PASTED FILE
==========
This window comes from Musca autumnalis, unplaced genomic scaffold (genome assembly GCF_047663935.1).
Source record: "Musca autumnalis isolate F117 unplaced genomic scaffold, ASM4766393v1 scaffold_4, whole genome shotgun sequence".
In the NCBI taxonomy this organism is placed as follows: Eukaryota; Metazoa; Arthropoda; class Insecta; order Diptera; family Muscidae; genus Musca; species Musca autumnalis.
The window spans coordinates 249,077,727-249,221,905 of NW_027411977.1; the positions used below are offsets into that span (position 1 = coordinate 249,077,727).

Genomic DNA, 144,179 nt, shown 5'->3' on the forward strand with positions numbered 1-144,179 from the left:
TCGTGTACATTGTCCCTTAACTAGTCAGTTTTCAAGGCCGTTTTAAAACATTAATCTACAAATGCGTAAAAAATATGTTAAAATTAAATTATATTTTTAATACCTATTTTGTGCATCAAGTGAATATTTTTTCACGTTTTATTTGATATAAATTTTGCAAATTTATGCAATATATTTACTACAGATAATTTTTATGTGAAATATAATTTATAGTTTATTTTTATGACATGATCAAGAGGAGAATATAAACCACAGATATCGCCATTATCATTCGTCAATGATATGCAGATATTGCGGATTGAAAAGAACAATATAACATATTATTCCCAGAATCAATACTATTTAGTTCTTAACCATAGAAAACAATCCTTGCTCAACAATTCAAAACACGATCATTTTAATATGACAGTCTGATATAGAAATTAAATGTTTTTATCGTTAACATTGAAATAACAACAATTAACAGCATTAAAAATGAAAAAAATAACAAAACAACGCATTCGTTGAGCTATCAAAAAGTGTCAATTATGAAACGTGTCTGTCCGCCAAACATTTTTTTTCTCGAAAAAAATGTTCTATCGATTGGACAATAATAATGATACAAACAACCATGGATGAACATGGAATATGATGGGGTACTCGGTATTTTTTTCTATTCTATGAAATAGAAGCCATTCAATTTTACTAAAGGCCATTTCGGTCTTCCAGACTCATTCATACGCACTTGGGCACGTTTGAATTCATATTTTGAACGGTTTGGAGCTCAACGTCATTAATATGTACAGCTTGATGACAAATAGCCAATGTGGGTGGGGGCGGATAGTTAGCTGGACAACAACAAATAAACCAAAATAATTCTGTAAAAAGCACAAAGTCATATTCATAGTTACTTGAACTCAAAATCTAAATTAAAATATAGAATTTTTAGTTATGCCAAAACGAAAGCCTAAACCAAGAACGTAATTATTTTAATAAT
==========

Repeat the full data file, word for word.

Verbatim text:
This window comes from Musca autumnalis, unplaced genomic scaffold (genome assembly GCF_047663935.1).
Source record: "Musca autumnalis isolate F117 unplaced genomic scaffold, ASM4766393v1 scaffold_4, whole genome shotgun sequence".
In the NCBI taxonomy this organism is placed as follows: Eukaryota; Metazoa; Arthropoda; class Insecta; order Diptera; family Muscidae; genus Musca; species Musca autumnalis.
The window spans coordinates 249,077,727-249,221,905 of NW_027411977.1; the positions used below are offsets into that span (position 1 = coordinate 249,077,727).

Genomic DNA, 144,179 nt, shown 5'->3' on the forward strand with positions numbered 1-144,179 from the left:
TCGTGTACATTGTCCCTTAACTAGTCAGTTTTCAAGGCCGTTTTAAAACATTAATCTACAAATGCGTAAAAAATATGTTAAAATTAAATTATATTTTTAATACCTATTTTGTGCATCAAGTGAATATTTTTTCACGTTTTATTTGATATAAATTTTGCAAATTTATGCAATATATTTACTACAGATAATTTTTATGTGAAATATAATTTATAGTTTATTTTTATGACATGATCAAGAGGAGAATATAAACCACAGATATCGCCATTATCATTCGTCAATGATATGCAGATATTGCGGATTGAAAAGAACAATATAACATATTATTCCCAGAATCAATACTATTTAGTTCTTAACCATAGAAAACAATCCTTGCTCAACAATTCAAAACACGATCATTTTAATATGACAGTCTGATATAGAAATTAAATGTTTTTATCGTTAACATTGAAATAACAACAATTAACAGCATTAAAAATGAAAAAAATAACAAAACAACGCATTCGTTGAGCTATCAAAAAGTGTCAATTATGAAACGTGTCTGTCCGCCAAACATTTTTTTTCTCGAAAAAAATGTTCTATCGATTGGACAATAATAATGATACAAACAACCATGGATGAACATGGAATATGATGGGGTACTCGGTATTTTTTTCTATTCTATGAAATAGAAGCCATTCAATTTTACTAAAGGCCATTTCGGTCTTCCAGACTCATTCATACGCACTTGGGCACGTTTGAATTCATATTTTGAACGGTTTGGAGCTCAACGTCATTAATATGTACAGCTTGATGACAAATAGCCAATGTGGGTGGGGGCGGATAGTTAGCTGGACAACAACAAATAAACCAAAATAATTCTGTAAAAAGCACAAAGTCATATTCATAGTTACTTGAACTCAAAATCTAAATTAAAATATAGAATTTTTAGTTATGCCAAAACGAAAGCCTAAACCAAGAACGTAATTATTTTAATAAT